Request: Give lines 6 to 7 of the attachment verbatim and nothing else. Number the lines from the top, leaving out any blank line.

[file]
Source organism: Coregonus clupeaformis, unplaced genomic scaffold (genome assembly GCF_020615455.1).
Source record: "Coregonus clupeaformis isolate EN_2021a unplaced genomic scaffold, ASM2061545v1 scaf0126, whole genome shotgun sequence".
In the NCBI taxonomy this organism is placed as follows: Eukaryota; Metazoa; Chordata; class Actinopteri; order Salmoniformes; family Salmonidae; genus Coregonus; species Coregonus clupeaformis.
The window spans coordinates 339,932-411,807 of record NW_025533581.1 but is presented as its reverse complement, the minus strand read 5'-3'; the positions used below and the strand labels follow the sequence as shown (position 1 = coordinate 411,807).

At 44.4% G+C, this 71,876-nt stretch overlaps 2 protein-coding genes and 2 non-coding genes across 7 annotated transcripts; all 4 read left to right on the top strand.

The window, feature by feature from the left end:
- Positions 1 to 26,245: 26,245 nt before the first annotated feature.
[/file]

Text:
The window, feature by feature from the left end:
- Positions 1 to 26,245: 26,245 nt before the first annotated feature.